The Resilient Odiani


While thousands of women participated in the ‘Quit India Movement’, there were some who left an indelible mark with their contribution to our Freedom Struggle movement. On August 8, 1942 when Mahatma Gandhi launched the ‘Quit India Movement’ to end the British Rule in India, Indian women had played a significant role in this freedom struggle.

But turning the pages of history, women participation in the freedom movement against the British regime started since 1817 when Bhima Bai Holkar fought and defeated the British Colonel, Malcolm, in guerrilla warfare. During the revolt of 1857, protesting against the ‘Doctrine of Lapse’, Rani of Jhansi, Laxmi Bai, fought valiantly against the British forces before she lost her life in the battlefield. Till today, the story of her valour remains vividly etched in our minds.

In the words of Mahatma Gandhi, “As long as the women of India do not take part in public life, there can be no salvation for the country. As long as women do not come to public life and purify, we are not likely to attain ‘Swaraj’, even if we did, it would have no use for that kind of Swaraj to which women have not made their full contribution.”

The Quit India Movement saw prominent participation of women such as Kasturba Gandhi, Vijay Laxmi Pandit, Sarojini Naidu, Aruna Asaf Ali, Bhikaji Cama, Kalpana Dutta, Sucheta Kriplani, etc. When the majority of male leaders were confined in jail by the British, our women freedom fighters took to the streets, raised slogans with flags and placards and held public lectures and demonstrations.

In Odisha, there was active involvement of women in the freedom struggle. It was the revolutionary activities and untiring efforts of the women freedom fighters that added a thrust to the August Revolution. Celebrating the 71st Independence Day and 76th Quit India Movement Day, Coffee Bytes pays its tribute to these fearless, inspiring and iconic women from Odisha who are an inspiration to all the women of today .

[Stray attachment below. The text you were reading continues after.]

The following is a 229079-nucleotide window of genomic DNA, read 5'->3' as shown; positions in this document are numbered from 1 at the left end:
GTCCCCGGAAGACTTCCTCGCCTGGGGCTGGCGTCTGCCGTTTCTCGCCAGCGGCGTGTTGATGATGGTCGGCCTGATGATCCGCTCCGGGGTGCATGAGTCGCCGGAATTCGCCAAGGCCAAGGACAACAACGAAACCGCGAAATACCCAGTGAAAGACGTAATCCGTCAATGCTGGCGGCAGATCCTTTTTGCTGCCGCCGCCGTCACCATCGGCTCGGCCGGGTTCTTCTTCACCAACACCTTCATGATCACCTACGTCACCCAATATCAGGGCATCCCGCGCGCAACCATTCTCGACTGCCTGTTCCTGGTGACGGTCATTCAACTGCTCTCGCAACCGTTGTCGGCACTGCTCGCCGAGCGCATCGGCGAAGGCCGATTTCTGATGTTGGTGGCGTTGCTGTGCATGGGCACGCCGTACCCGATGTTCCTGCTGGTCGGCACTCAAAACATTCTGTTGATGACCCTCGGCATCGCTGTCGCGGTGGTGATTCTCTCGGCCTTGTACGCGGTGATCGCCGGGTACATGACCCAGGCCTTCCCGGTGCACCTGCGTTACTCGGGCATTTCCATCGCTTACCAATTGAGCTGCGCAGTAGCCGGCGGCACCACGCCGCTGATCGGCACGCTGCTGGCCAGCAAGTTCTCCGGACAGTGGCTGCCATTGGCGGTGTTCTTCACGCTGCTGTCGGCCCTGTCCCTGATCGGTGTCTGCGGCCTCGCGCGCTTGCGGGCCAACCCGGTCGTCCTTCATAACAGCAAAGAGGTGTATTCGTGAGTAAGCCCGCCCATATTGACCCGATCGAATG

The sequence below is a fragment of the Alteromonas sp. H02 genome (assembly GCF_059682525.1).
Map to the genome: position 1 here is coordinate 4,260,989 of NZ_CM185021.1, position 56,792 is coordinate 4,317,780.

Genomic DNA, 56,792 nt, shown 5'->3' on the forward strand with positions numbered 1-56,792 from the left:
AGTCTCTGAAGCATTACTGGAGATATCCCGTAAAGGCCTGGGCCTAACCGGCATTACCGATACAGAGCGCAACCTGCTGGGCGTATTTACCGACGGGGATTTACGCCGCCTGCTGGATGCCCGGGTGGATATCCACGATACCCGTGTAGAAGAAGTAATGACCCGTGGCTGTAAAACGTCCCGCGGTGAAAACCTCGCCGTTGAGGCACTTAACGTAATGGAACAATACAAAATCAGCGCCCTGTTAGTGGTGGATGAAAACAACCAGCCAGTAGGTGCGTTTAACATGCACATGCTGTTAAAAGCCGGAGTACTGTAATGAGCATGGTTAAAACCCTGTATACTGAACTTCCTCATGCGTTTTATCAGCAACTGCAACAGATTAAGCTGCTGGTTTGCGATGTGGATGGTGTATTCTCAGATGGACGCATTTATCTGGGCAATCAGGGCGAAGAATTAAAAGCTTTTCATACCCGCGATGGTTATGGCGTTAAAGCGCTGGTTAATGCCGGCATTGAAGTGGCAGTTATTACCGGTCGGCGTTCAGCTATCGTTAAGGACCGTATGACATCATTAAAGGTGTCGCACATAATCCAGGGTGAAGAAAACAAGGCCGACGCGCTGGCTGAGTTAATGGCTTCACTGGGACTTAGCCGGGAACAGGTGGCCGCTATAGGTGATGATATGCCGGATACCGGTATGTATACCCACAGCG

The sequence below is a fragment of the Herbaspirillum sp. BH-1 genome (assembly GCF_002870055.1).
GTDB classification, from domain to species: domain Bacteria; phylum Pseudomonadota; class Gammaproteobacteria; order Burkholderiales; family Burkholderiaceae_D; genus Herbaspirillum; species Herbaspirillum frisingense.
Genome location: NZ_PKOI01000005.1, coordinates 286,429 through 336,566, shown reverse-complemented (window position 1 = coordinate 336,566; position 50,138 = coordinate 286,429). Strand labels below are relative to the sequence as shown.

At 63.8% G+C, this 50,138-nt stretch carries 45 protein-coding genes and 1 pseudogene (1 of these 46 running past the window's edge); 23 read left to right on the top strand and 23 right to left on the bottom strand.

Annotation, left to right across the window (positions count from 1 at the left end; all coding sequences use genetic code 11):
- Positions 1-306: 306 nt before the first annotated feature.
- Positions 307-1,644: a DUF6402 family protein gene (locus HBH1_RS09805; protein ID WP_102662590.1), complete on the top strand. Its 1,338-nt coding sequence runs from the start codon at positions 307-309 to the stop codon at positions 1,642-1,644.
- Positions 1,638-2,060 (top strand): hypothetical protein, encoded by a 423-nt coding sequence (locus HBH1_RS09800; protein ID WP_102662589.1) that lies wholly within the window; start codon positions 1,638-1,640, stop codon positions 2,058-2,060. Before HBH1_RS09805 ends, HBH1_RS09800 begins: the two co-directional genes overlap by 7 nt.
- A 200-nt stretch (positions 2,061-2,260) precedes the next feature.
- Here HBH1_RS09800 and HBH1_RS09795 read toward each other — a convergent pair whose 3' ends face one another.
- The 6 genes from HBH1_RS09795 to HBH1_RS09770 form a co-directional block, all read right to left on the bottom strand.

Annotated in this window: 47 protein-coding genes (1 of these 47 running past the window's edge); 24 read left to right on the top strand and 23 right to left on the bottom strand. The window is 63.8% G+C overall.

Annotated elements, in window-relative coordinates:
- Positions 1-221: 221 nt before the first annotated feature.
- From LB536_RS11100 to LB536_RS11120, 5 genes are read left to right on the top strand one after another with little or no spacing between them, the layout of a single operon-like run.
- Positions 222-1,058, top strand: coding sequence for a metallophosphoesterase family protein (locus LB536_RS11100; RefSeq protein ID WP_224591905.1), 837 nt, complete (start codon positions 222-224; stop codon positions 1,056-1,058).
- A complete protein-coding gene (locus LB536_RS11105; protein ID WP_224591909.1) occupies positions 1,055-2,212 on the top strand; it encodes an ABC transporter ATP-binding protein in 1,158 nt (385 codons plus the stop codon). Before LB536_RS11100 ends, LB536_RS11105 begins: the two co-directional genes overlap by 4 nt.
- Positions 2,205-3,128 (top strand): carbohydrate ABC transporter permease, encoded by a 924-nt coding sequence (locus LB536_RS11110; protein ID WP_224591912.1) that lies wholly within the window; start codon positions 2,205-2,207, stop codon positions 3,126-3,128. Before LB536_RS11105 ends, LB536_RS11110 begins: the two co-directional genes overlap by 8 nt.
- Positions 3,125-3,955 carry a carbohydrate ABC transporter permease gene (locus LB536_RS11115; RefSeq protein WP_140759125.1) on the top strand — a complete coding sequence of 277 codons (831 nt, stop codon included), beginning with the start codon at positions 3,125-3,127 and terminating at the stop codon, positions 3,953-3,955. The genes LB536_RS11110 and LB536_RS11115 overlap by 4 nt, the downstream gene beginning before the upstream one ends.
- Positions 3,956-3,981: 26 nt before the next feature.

She was a physician by profession but a revolutionary writer. Her thought-provoking writings flamed the fire of patriotism and encouraged women to join the nation’s freedom movement under Mahatma Gandhi.

One of Kuntala Kumari Sabat’s writing –

Oh you men, if you do not rise up this time We will march forward clad in warrior’s dress We, women, coming out of the seclusion, Will take up the sword of non-cooperation In the thick of fight of peaceful Satyagraha Will march in procession batch by batch What though our heads are hung on the gallows We fear not the funeral pyre or fire pit. To-day the commander has called Rise ye, the heroic sons of India. Into this unique battlefield of non-cooperation Enter ye one by one girding up your loins. Ye all the famous heroes of India Come forward at the call of the Commander. Gandhi, the greatest Yogi, is your leader ye men and women rise up thinking of Siva. No use there is of guns and cannon in this The only weapon is your life. The drops of your blood are shots and powder Come ye armed with this weapon Your commander has called Come who will first offer his life Come together ye Hindus, Mussalmans, Sikhs, Parsis, Buddhists, Jews and Christians. Your home is in Hindustan … Insult to it is insult to you